Robert Harneis – TDO- (FRANCE)- Despite all the sound and fury from President Trump and his sanctions people, the Nord Stream 2 Baltic gas pipeline is on schedule. The pipelaying on the seabed started on schedule according to its operator, with European investors still committed to the project. If Denmark insists on withholding consent for the present route, there are plans for an alternative route for the same cost.
As predicted on these pages some time ago, Chancellor Merkel may give up trade with Iran but not Germany’s vital gas supply. This is not surprising when you consider that Germany is committed to ending the use of nuclear energy in the foreseeable future. It is also significant to remember that it was Angela Merkel who originally gave Putin the go-ahead for Nord Stream 1 and not as is constantly alleged her predecessor Gerhard Schroeder.
In July, Washington repeated a warning to Western firms invested in the pipeline that they were at risk of sanctions, saying Moscow was using the project to divide Europe.
Also Berlin and Moscow have been at odds since Russia annexed Crimea four years ago, but they have a common interest in the Nord Stream 2 project. The pipeline will allow Russia to bypass Ukraine, where its gas giant Gazprom has faced past disruptions.
Disputes between Gazprom and Ukraine, a key Russian gas export route, over gas prices and transit fees have resulted in a number of supply stoppages to Europe in the past decade.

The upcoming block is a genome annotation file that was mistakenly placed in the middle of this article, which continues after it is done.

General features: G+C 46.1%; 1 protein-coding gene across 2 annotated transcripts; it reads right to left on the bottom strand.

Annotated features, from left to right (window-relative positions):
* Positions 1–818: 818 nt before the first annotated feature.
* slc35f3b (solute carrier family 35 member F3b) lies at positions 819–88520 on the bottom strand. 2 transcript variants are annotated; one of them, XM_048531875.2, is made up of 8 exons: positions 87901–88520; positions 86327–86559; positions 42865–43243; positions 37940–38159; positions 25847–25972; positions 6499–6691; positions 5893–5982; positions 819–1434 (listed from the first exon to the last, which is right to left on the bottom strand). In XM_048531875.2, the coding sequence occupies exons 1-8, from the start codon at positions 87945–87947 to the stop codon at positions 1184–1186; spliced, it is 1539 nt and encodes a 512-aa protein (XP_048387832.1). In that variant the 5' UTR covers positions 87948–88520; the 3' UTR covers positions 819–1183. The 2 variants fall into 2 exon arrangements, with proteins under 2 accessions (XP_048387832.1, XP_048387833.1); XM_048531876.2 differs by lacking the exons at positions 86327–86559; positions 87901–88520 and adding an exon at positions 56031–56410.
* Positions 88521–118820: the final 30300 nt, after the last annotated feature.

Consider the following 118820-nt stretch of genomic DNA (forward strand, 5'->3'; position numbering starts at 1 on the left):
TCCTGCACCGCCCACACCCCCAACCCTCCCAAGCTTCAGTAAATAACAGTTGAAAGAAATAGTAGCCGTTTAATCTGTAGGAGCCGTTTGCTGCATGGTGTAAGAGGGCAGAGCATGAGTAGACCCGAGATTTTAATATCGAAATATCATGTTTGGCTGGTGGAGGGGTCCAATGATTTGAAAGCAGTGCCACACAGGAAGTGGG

“The project is progressing according to schedule,” Nord Stream 2 AG, the Swiss-based project’s operating company, told Reuters in an emailed statement. Gas is due to start flowing at the end of 2019 to bypass routes through Ukraine.
Nord Stream 2 AG, which will double the existing Nord Stream 1 capacity from a current 55 billion cubic meters of gas a year, is owned by Gazprom, which is taking on half of the planned costs of 9.5 billion euros.
The rest is divided between five European energy companies - Germany’s Uniper and Wintershall, Anglo- Dutch group Royal Dutch Shell, France’s Engie and Austria’s OMV
By the end of June, 4.8 billion euros had already been invested in the 1,200-kilometre (746 miles) pipeline project, and pipelaying in the Baltic Sea started in July.
Gazprom and its European partners say the Nord Stream 2 project is aimed at ensuring energy security in the region as gas production falls in Europe and as Gazprom remains in conflict with Ukraine. The Dutch Gas fields are coming to the end of their useful life and the North Sea gas fields are also past their peak.
As a concession Russia has agreed to continue sending gas through Ukraine after Nord Stream 2 starts pumping, as long as it is economically sound to do so, whatever that really means. The EU, NATO and the United States, who organized the coup that put the present violently anti-Russian President Poroshenko into office are worried about the loss of transit fees making the economic situation in Ukraine even worse than it is already.